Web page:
Resolving the planetesimal belt around HR8799
Planets develop from the dusty placental disk of material that surrounds a star after it begins to shine. The dust in that disk, according to most models, starts to stick to itself until clumps develop large enough to attract other clumps gravitationally. Astronomers believe the process of building planets and dissipating the disk takes about ten million years. Many mysteries remain, however, including the tendency of dust not to stick together, and the likelihood that colliding clumps could break apart rather than agglomerate. Recent discoveries of exoplanets have begun to overlap with studies of planetesimal disks, and enable astronomers to probe the development and evolution of a star's system of planets and their interactions with the disk.
Direct imaging of dust disks has been very limited, and so far has principally probed regions in disks at the outer zones of planetary systems – analogous to the Kuiper Belt in our own solar system. At the same time, the vast majority of exoplanets discovered and studied so far have been very close to the star, even within a distance that in the solar system would be within the orbit of Mercury. The star HR8799 is so far the only star around which direct imaging has found multiple planets. Its circumstellar disk has been known to exist for several decades, and has been modeled as having three zones: an inner asteroid belt analogue, a planetesimal belt from about one hunded astronomical units (au) to about 430 au, and a halo region extending out to over 1500 au.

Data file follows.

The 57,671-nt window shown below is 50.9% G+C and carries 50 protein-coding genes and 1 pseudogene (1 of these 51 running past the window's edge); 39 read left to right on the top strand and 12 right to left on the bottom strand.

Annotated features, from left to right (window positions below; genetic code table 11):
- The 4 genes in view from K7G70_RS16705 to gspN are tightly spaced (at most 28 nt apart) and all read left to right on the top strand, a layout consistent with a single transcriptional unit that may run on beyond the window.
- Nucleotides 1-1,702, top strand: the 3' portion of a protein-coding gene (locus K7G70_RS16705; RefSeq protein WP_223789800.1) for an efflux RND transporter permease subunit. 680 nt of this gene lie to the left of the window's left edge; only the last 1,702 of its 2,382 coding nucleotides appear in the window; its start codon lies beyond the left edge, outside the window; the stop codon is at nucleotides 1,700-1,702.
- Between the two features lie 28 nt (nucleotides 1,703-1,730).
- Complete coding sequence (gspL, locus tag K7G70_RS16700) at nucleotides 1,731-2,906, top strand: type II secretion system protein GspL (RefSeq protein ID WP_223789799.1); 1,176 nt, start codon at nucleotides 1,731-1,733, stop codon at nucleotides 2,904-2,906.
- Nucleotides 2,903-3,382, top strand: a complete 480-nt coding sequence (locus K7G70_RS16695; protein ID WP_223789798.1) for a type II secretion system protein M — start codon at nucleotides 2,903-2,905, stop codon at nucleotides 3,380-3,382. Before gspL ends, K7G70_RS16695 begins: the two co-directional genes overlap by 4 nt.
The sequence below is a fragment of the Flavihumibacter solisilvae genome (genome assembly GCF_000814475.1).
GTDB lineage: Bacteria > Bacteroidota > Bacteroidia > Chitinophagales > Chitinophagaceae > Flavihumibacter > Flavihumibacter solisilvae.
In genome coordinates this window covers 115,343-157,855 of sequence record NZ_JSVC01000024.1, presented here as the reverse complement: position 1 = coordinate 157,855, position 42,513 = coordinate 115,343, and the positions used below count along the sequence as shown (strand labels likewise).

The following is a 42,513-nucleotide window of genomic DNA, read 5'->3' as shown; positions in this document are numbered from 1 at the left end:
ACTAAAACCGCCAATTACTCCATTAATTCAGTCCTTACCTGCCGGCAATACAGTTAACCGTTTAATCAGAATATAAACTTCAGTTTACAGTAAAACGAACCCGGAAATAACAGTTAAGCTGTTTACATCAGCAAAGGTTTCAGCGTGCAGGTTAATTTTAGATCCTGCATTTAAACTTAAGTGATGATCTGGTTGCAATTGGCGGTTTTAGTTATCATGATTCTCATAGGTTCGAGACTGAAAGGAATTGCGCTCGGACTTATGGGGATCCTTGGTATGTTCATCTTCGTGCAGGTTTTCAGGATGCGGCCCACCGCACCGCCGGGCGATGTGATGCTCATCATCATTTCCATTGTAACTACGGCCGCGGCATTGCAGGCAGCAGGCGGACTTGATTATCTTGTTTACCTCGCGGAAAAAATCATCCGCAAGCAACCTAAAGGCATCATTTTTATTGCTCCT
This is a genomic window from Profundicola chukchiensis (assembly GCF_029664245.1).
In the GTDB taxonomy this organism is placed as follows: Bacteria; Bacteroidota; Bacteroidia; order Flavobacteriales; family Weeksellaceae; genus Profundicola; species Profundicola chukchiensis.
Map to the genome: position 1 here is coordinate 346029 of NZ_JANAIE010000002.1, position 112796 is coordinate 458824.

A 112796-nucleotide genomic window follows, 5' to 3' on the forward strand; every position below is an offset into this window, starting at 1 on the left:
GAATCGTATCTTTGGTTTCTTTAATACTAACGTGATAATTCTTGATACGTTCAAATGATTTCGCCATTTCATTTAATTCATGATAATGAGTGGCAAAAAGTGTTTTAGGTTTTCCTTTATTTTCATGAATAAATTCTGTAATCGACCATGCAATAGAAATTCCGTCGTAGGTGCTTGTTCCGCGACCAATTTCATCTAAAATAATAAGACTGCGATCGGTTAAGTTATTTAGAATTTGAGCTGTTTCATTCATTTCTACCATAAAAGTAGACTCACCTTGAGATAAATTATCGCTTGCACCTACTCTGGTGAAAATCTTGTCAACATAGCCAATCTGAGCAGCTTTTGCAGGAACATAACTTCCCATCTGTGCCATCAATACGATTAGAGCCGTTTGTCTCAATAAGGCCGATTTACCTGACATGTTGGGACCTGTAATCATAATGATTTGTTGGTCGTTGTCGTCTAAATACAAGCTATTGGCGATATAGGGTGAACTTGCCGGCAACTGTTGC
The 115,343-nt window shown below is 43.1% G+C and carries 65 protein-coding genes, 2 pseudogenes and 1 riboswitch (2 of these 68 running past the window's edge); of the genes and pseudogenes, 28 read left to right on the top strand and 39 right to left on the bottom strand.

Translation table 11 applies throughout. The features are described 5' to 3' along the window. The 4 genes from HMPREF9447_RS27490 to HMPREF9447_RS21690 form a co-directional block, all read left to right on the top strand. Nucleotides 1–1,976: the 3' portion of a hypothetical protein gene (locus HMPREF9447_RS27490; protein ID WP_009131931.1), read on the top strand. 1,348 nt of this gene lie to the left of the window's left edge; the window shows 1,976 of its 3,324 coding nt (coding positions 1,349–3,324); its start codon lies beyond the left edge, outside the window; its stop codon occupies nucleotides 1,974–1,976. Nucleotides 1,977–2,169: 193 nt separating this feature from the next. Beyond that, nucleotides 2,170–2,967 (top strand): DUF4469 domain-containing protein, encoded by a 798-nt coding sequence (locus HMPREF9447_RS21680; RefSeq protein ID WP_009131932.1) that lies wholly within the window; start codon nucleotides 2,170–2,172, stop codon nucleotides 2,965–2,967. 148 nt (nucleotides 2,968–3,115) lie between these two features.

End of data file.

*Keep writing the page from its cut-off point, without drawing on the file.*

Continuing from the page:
CfA astronomer Denis Barkats has joined a team of colleagues to use the giant ALMA submillimeter array to image the disk around HR8799 with a spatial scale as small as only thirty-two au, enough to probe the inner zones of the disk. The team has determined that the inner edge of the planetesimal belt actually starts at around 145 au, and that the belt extends out to 430 au.
The known four exoplanets in this system orbit within this inner edge. The most distant of these four planets, planet b, has a chaotic orbit that is expected to take it beyond this inner edge, which therefore poses a stability problem in this interpretation.
The astronomers propose two interesting suggestions: either that the orbit of planet b has varied over time more than thought, or that there is a fifth, so-far undetected small planet in a larger orbit whose gravity provides some stability.
Whichever the answer, the new paper marks the dawn of a new age in imaging and analyzing extrasolar planetary systems.